a friend of his / a friend of him

Hasselhoff

Member
Spain (Spanish, Catalan)
hi!
I heard a Spanish friend of mine saying something like "A friend of his said...". It sounded a bit weird to me. Is it possible to use that form? I would rather use "A friend of him".
Thanks!
 
  • caball3ro

    New Member
    Russian
    What if I refer to a noun instead of a pronoun?
    For example, should I say "a friend of my dad" or "a friend of my dad's"?
     

    Salsamore

    Senior Member
    USA English (Mich. & Calif.)
    Although logic would say otherwise, the more prevalent usage is "a friend of my dad's" although "a friend of my dad" is also common (though less so). I would consider both as grammatically correct.

    In some cases, you can change between the two forms to express different things. An oft-cited example:
    • a picture of his – a picture he owns/possesses
    • a picture of him – a picture that contains his image
     

    neal41

    Senior Member
    USA, English
    What if I refer to a noun instead of a pronoun?
    For example, should I say "a friend of my dad" or "a friend of my dad's"?

    You can say both. I think the second form is somewhat more common. However, the use of the genitive "dad's" seems illogical to me, so I would suggest to non-native speakers that they use the non-genitive form when possible. With pronouns, as BONJOURBONAMOUR said, you must use the genitive form. Note that you say

    a friend of his
    a friend of hers, theirs, mine, yours, ours

    You can say

    a friend of John's
    a friend of my cousin's

    but you cannot say *"a friend of my mother's cousin's". You have to say "a friend of my mother's cousin". I don't know what the rule is.
     

    caball3ro

    New Member
    Russian
    I got it clearer now, thanks for your answers!

    (btw, I'm probably being annoying, but I've just had a doubt whether the sentence above is grammatically correct, so I would appreciate it if anyone corrected me... thanks again :))
     
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    easteralt

    New Member
    American English
    Hello,
    "A friend of" is a possessive form, so to add the "-'s" to the person is double. It is correct to say "A friend of my dad", but in California we often say "A friend of my dad's" anyway. It is just sloppy English that has become acceptable. I don't know how people in other parts of the country speak, but sometimes it can be quite different.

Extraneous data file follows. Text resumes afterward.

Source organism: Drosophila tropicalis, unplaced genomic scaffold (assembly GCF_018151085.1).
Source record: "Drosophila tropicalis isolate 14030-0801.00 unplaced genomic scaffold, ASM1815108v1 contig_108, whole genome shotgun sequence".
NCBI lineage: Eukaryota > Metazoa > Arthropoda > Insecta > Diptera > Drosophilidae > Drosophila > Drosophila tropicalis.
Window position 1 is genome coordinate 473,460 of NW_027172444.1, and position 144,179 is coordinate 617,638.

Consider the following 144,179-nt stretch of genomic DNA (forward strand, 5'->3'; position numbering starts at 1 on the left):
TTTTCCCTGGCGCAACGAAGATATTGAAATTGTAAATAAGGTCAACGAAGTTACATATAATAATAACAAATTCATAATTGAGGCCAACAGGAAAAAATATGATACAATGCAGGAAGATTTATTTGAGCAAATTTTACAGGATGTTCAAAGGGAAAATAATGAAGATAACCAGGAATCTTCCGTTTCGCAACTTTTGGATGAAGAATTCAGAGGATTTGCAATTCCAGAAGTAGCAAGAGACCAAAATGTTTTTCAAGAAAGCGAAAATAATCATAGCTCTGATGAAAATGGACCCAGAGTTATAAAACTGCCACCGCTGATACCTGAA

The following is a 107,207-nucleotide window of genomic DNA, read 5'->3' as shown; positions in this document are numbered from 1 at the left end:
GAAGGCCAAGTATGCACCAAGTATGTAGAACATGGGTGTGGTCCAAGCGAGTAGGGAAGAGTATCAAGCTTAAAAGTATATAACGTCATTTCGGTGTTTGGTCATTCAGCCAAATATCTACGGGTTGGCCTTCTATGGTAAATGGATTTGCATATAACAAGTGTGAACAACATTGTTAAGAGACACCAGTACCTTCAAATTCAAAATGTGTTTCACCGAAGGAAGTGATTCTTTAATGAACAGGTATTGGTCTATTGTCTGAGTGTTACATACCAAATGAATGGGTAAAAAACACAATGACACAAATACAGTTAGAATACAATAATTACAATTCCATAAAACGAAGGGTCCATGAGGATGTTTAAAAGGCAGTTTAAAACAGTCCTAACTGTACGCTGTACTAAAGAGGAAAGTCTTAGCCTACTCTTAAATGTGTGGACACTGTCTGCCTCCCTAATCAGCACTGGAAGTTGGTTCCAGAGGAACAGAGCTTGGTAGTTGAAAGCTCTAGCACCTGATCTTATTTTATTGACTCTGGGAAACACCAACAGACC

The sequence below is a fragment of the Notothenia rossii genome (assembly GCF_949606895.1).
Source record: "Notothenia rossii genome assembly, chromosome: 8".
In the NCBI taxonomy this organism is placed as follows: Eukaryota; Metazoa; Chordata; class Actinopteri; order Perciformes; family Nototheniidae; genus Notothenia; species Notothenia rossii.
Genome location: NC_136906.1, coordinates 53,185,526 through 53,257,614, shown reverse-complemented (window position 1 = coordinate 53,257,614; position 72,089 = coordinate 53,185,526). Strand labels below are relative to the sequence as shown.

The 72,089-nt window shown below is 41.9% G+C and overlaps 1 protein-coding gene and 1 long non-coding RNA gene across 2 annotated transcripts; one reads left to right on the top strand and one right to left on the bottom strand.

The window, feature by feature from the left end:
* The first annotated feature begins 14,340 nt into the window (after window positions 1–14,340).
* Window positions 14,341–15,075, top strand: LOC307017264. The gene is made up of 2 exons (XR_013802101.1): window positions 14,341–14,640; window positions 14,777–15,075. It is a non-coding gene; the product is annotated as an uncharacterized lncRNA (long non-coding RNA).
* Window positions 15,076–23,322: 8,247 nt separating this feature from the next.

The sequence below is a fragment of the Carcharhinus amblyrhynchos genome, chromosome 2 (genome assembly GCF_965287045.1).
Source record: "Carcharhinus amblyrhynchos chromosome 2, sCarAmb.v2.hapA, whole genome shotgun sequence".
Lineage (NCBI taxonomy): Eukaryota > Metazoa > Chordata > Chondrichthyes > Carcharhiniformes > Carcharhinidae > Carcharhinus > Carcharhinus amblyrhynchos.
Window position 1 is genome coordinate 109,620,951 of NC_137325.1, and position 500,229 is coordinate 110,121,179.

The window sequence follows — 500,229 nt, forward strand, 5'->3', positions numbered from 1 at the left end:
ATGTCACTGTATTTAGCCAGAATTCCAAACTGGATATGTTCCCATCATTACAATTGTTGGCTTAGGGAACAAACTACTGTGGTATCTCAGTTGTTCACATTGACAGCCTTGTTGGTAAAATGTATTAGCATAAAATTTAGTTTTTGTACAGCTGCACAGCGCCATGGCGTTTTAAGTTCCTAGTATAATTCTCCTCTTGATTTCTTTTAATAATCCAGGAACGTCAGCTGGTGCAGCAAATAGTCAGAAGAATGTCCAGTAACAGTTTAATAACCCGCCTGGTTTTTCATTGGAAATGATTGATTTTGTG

pacadansc

    Senior Member
    English
    Hello,
    "A friend of" is a possessive form, so to add the "-'s" to the person is double. It is correct to say "A friend of my dad", but in California we often say "A friend of my dad's" anyway. It is just sloppy English that has become acceptable. I don't know how people in other parts of the country speak, but sometimes it can be quite different.

    I learned the same: "a friend of my dad's" was considered redundant. We were to say: "a friend of my dad". Nowadays, though, I hear the former more often than the latter in conversation.

    As for "a friend of his", and getting back to Hasselhoff's original question, this construction could be avoided by saying:
    "One of his friends said ..."

    Of course, "His friend said ... " is also correct.
     

    lechuzaderegaliz

    Member
    Estados Unidos, inglés
    I got it clearer now, thanks for your answers!

    (btw, I'm probably being annoying, but I've just had a doubt whether the sentence above is grammatically correct, so I would appreciate it if anyone corrected me... thanks again :))
    ¨
    "Thanks for your answers" is polite and warm and quite grammatically correct. However, "I got it clearer" sounds a little off. One reason is that "got" is the past tense. Another is that "clearer" is an adjective meaning more transparent, brighter or less clouded. You want the adverb, "clearly" in this case.

    "I get/I understand/I see/I'm getting it more clearly now."

    I hope this helps!
     

    Ian Tenor

    Senior Member
    English UK
    Hello,
    "A friend of" is a possessive form, so to add the "-'s" to the person is double. It is correct to say "A friend of my dad", but in California we often say "A friend of my dad's" anyway. It is just sloppy English that has become acceptable. I don't know how people in other parts of the country speak, but sometimes it can be quite different.